One of the greatest tributes he ever received came from Oriole manager Earl Weaver. When Cal Ripken Jr. moved from third base to shortstop early in his career, Weaver’s simple advice to him was “watch Trammell.”

Jack Morris won 254 games in his career, mainly with the Tigers where he was a key part of their 1984 World Series winners that went wire-to-wire after a 35-5 start to the regular season. I will never forget the enormous bear hug exchanged between Morris and catcher Lance Parrish after Morris's no-hitter that same magical year of 1984.

Maybe Morris is most remembered for his 1-0 10-inning shutout for the Twins over the Braves and John Smoltz in Game 7 of the 1991 World Series.

The regular election to the Hall of Fame will be announced in late January with the Braves’ switch-hitting third baseman Chipper Jones considered a shoo-in during his first year of eligibility. Slugger Jim Thome with his-600 plus career HRs and no taint of steroid use has a chance on his first try, and Vladimir Guerrero who came close last year might get the call as well.

The Ford Frick media award will go to Bob Costas who has served baseball with dignity and class for over four decades. Originally from the New York City area, Costas received his degree from Syracuse University’s powerhouse communications department and then St. Louis became his adopted home.

I love the story that when Costas first went to Stan Musial’s restaurant he left a tip of $3.31 in honor of Musial’s career batting average. That Musial wound up his career with 3630 hits, 1815 at home and 1815 on the road, has always been to me the gold standard for that elusive thing called consistency.

One political note of promise occurred on Tuesday Dec 12 when Democrat Doug Jones won the Alabama US Senate race against the alleged child predator and unrepentant Neanderthal Roy Moore. I like to think that Jones’s narrow triumph will go down in the history of our currently beleaguered republic as a Save far more valuable than the estimable reliever Doug Jones’s 303 career saves in his major league career from 1986-2000.

While I wait for spring training, basketball does involve me somewhat. Columbia’s men’s basketball record is 1-9 but they are young and are playing reasonably close games. Ditto for Wisconsin’s 5-7 record and 1-1 in Big Ten. As Tug McGraw said, “Ya gotta believe,” right?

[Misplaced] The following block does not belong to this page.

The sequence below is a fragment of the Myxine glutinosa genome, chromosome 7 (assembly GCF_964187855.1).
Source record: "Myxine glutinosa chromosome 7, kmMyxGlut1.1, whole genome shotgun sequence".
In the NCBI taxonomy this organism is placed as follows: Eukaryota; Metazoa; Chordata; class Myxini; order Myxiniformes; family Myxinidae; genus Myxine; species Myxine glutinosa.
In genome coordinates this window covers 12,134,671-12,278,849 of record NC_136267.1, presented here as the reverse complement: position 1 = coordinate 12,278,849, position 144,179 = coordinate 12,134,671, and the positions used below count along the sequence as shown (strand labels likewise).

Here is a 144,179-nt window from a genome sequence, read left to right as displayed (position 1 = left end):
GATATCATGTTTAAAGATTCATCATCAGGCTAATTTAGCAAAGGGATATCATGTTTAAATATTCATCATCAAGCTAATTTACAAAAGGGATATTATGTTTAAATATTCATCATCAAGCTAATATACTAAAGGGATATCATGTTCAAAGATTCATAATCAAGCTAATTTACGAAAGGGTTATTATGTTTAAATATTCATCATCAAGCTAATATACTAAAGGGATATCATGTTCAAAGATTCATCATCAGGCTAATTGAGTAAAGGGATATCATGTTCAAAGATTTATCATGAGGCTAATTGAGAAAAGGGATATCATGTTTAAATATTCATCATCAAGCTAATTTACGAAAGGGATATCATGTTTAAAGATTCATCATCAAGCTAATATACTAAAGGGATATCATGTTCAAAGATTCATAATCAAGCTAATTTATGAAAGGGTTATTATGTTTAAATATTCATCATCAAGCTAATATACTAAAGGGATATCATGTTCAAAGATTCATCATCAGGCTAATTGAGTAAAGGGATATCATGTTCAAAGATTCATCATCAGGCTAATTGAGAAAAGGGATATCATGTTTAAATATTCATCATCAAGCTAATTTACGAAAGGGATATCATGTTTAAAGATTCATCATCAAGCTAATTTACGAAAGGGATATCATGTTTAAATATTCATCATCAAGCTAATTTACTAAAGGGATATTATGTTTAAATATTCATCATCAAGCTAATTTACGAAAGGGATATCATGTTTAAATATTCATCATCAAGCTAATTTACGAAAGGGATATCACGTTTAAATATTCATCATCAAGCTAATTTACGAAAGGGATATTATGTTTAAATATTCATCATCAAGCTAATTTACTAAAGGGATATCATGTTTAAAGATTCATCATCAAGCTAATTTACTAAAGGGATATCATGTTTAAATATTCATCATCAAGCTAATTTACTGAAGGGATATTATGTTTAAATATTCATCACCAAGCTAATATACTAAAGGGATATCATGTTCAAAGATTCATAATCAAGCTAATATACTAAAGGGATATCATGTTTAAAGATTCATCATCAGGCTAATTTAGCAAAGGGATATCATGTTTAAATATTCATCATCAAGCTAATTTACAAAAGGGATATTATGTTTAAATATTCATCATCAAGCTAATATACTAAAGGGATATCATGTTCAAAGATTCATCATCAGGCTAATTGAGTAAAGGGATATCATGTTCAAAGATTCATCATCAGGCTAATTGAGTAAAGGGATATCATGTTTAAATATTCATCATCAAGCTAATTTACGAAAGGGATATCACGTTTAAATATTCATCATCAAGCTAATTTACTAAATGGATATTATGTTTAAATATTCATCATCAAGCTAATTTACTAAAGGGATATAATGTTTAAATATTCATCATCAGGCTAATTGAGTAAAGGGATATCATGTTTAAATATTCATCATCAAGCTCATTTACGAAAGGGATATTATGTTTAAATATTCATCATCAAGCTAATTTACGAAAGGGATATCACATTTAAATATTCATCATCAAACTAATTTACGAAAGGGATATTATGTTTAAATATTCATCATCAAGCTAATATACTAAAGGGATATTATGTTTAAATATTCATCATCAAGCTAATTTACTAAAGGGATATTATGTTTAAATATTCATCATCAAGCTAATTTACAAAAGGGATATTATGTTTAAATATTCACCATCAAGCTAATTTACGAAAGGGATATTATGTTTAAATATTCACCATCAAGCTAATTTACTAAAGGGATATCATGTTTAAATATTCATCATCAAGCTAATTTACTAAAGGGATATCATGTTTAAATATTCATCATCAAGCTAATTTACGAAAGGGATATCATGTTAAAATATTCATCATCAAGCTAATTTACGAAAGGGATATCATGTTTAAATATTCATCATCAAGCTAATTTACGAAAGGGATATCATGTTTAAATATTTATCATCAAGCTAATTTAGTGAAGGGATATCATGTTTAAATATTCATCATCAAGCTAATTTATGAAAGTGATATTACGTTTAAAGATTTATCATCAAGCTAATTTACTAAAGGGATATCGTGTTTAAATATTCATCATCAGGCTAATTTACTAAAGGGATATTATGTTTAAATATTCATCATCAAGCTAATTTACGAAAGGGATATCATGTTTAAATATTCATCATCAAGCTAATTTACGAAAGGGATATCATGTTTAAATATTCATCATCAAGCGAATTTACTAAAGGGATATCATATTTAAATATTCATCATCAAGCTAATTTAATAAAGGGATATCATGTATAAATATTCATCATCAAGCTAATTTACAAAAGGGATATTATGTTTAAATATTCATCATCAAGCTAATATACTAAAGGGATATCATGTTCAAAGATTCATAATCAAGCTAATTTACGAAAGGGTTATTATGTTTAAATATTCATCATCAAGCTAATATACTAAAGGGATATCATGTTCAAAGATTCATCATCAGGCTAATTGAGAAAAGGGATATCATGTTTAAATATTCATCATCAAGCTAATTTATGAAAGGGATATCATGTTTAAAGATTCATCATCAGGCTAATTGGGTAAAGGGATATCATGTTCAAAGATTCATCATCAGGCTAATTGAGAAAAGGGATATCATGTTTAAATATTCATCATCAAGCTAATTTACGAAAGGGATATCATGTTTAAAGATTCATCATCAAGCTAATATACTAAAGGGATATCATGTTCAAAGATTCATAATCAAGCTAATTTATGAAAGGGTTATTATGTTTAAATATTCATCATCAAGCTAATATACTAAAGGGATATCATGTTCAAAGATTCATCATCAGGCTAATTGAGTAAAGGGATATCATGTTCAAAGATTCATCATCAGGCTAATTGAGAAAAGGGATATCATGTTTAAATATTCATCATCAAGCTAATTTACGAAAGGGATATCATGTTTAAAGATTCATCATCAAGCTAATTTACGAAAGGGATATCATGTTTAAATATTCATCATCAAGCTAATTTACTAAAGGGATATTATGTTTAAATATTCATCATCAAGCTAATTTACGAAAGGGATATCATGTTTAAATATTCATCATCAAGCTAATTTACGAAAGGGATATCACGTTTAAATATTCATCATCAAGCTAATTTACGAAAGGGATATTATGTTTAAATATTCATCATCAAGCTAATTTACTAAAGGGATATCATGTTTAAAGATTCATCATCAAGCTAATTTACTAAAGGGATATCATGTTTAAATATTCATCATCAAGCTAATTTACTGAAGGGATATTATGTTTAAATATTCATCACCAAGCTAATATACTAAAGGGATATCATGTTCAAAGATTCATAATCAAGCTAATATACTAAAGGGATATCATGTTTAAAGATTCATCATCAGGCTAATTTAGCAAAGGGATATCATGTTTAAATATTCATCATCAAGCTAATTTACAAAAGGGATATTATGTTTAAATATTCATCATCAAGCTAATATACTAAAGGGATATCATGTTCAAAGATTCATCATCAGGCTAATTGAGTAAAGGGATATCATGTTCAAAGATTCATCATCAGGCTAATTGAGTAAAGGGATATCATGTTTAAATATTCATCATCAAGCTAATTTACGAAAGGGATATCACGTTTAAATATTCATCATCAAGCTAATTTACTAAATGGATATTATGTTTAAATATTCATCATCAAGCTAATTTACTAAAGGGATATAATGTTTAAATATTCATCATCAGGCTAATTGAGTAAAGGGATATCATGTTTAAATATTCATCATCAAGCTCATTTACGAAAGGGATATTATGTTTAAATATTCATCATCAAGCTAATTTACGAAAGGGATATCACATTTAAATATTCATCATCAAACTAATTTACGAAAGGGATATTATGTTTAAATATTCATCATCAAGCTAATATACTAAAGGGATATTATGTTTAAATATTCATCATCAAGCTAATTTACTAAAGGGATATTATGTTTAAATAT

So always remember: Take it easy but take it!  Read More 
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Teny Ymota Says: Roar Lion Roar & Other Early May Baseball Musings

Before an enthusiastic home crowd at Robertson Field at Satow Stadium, Columbia on Saturday May 2nd won its third elimination game in seven days, beating Penn, 4-2 to earn the Gehrig Division title in the Ivy League. Seven solid innings from George Thanopoulos, two spotless relief innings from Kevin Roy, and solo home runs by Jordan Serena, Logan Bowyer, and Dave Vandercook provided the margin of victory.

Rested Rolfe Division-winner Dartmouth comes into Robertson/Satow on Saturday afternoon May 9 for a best-of-three championship series to determine the Ivy League winner and the automatic NCAA tournament bid. Columbia is trying for its third consecutive title and third straight playoff victory over Dartmouth. If the Saturday doubleheader is split, a single winner-take-all game will be played on Sunday.

The Ivy League college season in the Northeast is regrettably short so to witness bonus baseball in May is a real treat. There used to be an old saying that Ivy League players are “half-baked potatoes – not good enough to eat but too good to throw away.”

The level of play has definitely improved in recent years, and recent graduates of both division-winning programs are working their way through the minor leagues - notably Columbia outfielder Dario Pizzano with the Mariners affiliate at Double A Jackson, MS, and Dartmouth's second-third baseman Joe Sclafani with the Astros organization also in Double A.

Of course, for most Ivy League athletes the championship games will be the high point of their careers which makes for intense competition. I dislike the ping of the aluminum bat as much as anybody, but don't let that irritation keep you away from the action.

I highly recommend a visit this weekend to picturesque Satow Stadium on the banks of the Hudson River, a little bit up the hill northwest of the corner of 218th Street and Broadway in northern Manhattan.